While in Athens, we learned that “Acropolis” is actually a Greek word meaning the highest point in a city. In other words, there were acropolises all over the place in Greece… it’s just that this particular one became famous and known as THE one.
The same thing happened with D-Day. It was the term used for the launch of any important military operation… but the D-Day on the 6th of June, 1944 became known as THE D-Day because it was so big and important.
Trivia alert: the “D” in D-Day actually means… wait for it… “day.”
So “D-Day” means “Day Day.” There’s some military genius for you.
And that’s not a random segue: D-Day became a part of this trip, even though our itinerary was only in Greece. Oooh! There’s a big cliffhanger! Stay tuned!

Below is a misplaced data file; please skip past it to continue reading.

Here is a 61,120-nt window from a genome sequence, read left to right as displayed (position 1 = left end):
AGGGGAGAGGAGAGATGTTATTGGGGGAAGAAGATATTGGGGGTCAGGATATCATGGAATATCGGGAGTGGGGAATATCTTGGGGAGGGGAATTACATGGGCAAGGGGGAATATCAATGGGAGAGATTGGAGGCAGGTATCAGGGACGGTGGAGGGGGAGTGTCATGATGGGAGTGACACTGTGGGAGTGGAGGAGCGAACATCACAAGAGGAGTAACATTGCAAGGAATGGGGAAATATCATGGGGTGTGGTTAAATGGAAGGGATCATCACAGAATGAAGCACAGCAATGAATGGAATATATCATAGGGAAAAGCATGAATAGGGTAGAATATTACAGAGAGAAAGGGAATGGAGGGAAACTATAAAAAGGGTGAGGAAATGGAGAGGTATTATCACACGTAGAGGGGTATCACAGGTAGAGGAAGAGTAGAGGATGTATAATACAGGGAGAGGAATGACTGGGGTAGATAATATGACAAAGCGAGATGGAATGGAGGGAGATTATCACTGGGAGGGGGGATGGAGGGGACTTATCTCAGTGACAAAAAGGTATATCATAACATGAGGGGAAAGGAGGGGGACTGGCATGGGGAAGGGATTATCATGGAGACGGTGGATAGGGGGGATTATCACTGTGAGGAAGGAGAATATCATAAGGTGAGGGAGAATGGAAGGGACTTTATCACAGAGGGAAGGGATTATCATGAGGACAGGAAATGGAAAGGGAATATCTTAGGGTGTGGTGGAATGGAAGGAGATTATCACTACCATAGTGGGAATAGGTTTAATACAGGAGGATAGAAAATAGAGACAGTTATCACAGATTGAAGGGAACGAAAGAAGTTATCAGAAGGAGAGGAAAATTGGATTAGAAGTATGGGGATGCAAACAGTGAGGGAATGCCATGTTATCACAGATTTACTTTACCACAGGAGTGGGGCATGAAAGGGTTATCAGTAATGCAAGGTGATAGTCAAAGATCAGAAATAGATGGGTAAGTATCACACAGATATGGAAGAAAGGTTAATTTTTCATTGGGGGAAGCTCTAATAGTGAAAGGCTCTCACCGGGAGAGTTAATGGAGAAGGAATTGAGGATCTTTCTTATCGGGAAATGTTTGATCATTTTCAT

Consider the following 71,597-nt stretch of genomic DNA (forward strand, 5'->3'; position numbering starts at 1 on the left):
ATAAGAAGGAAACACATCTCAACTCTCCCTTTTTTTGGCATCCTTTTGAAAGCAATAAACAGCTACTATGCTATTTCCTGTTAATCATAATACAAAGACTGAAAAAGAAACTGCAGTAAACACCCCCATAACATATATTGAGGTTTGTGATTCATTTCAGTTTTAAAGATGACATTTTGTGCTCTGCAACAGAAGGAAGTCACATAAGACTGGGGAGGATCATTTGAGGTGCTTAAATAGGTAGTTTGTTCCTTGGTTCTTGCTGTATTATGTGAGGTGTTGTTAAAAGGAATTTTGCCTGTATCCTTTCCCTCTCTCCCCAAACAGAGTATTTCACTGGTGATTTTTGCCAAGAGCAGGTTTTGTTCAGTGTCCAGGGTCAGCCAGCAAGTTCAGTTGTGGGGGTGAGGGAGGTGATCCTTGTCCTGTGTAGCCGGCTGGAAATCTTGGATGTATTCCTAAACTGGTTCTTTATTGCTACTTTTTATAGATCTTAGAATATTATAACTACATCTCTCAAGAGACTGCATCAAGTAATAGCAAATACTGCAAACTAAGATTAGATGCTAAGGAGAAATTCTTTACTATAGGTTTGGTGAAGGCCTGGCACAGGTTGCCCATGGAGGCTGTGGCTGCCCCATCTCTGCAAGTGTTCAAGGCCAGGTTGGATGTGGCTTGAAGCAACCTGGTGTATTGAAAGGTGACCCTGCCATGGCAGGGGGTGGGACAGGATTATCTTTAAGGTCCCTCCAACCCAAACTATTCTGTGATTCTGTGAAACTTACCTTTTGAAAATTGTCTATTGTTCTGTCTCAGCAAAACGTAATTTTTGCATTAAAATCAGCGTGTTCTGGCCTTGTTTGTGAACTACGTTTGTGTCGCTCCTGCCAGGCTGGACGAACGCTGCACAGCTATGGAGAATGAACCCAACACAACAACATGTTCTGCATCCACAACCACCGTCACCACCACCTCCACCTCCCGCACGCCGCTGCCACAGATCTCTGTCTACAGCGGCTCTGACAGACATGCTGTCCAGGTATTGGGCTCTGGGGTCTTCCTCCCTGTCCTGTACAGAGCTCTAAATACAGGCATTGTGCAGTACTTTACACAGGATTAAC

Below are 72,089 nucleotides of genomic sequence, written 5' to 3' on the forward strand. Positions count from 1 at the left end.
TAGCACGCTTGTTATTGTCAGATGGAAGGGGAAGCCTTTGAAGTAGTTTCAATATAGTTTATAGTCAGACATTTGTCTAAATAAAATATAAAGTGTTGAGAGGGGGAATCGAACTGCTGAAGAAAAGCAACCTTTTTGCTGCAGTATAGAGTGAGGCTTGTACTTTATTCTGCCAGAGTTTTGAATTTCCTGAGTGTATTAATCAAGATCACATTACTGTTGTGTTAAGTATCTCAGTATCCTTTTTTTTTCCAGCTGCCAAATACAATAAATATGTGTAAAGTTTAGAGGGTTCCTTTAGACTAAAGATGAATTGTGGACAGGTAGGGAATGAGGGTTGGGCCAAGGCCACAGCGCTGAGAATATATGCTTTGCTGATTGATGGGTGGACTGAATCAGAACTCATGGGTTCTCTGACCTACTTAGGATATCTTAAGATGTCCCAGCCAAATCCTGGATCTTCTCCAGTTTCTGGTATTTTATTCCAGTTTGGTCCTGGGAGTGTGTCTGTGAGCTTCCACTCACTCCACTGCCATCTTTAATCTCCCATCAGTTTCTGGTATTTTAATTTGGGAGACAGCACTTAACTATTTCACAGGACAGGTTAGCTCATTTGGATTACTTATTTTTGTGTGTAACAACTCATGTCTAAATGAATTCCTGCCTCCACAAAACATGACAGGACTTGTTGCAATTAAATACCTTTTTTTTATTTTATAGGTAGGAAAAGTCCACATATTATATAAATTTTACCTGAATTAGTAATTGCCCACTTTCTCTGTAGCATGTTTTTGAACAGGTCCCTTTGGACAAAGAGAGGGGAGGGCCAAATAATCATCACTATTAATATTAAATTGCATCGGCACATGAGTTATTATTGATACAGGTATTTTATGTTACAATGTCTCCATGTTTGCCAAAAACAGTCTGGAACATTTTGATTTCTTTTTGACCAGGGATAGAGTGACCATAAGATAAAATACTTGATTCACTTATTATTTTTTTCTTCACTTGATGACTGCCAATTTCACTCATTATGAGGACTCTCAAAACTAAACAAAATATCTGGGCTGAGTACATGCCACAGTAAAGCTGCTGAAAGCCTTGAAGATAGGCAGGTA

As you walk around Athens, the Acropolis is viewable almost anytime there aren’t buildings in the way. Most of the restaurants have a flat rooftop so they can tout their view of the Acropolis. This is the view from a nearby restaurant where we had dinner, the view having been sufficiently touted.
And this was our view from the rooftop breakfast buffet at our hotel. The netting was smartly placed there to keep the birds out of the buffet, except of course the ones we were eating.
And here she is, the mother of all acropolises.
Speaking of mothers, here’s Carolyn in front of the Erechtheion, which is a temple dedicated to both Athena and Poseidon. It was built between 421 and 406 BC.
These are the stairs leading up to the complex. It’s hard to keep the names of all the buildings straight, but I’ll do my best as we wander around the place.
I think this is the Erechtheion again. If not, it’s some old Greek building.